Divorce Without Disaster - What Makes Collaborative Law Different from Litigation?

This is the 9th of a serialization of Janet P. Brumley's book, Divorce Without Disaster. This post is Chapter 2, part 1 of the book. 

Below are some specific features that distinguish collaborative law from litigation.

Communication

In litigation, communication is limited and frequently destructive. In collaborative law, the parties and their attorneys communicate openly and constructively.

Use of Expert Testimony

In litigation, each side employs its own experts. That frequently results in the parties paying two bills, and the court may ignore both experts as biased.

In collaborative law, the parties and attorneys agree on a single expert in a particular field (home appraiser, financial advisor, therapist) and pay the expert from the community estate, resulting in less expense and more truth.

Privacy

In litigation, testimony becomes a matter of public record. In collaborative law, everything is conducted in private joint sessions that are neither transcribed nor public.

Scheduling

In litigation, all events (depositions, hearings, etc.) are scheduled with no consideration of the parties’ schedules, or to inconvenience the other party. In collaborative law, the parties schedule everything themselves, with their attorneys present.

Speed of Resolution

In litigation, each case moves at the speed of the attorneys and court. In collaborative law, each case moves at the speed of the parties.

Redemptive Resolution of Conflict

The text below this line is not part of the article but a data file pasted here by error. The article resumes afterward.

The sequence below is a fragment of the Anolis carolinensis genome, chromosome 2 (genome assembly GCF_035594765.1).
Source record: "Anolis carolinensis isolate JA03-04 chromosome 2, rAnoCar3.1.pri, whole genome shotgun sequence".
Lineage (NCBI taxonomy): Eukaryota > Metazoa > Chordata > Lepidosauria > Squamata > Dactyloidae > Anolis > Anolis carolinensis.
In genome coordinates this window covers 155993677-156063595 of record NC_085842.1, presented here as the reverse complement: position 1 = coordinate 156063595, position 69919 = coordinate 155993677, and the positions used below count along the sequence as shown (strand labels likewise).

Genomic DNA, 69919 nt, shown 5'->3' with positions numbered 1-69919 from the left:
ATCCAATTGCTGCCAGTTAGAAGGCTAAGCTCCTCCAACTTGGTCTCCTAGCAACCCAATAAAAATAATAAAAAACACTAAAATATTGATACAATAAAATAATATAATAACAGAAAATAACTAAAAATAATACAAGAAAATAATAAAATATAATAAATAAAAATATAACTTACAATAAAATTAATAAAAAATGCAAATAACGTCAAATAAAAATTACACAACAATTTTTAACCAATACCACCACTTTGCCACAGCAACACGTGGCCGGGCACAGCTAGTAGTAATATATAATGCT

In litigation, each party gets to “slap” the other one multiple times. Usually, having the opportunity to beat up on the other side makes an anguished person feel better, at least momentarily, but nothing ever gets resolved. At some point, the legal process merely ends.

In collaborative law, the attorneys help the parties resolve issues, so resentment and anger are defused rather than merely deflected. Everybody wants to think well of themselves and be thought of the same way by others. Even in the midst of hurt, anger and anguish, most collaborative law participants keep their heads, behave and do right by themselves and their spouses. 

Janet P. Brumley

Prior posts:

Divorce Without Disaster - Collaborative Law - About the Author
Divorce Without Disaster - Collaborative Law - Introduction
Divorce Without Disaster - What Is Collaborative Law and Why Use It?
Divorce Without Disaster - Choices of How to End the Marriage
Divorce Without Disaster - A Closer Look at Collaborative Law
Divorce Without Disaster - Collaborative Law Can Save Everything
Divorce Without Disaster - Human Behavior Key to Collaborative Law
Divorce Without Disaster - What Makes Collaborative Law Different from Litigation?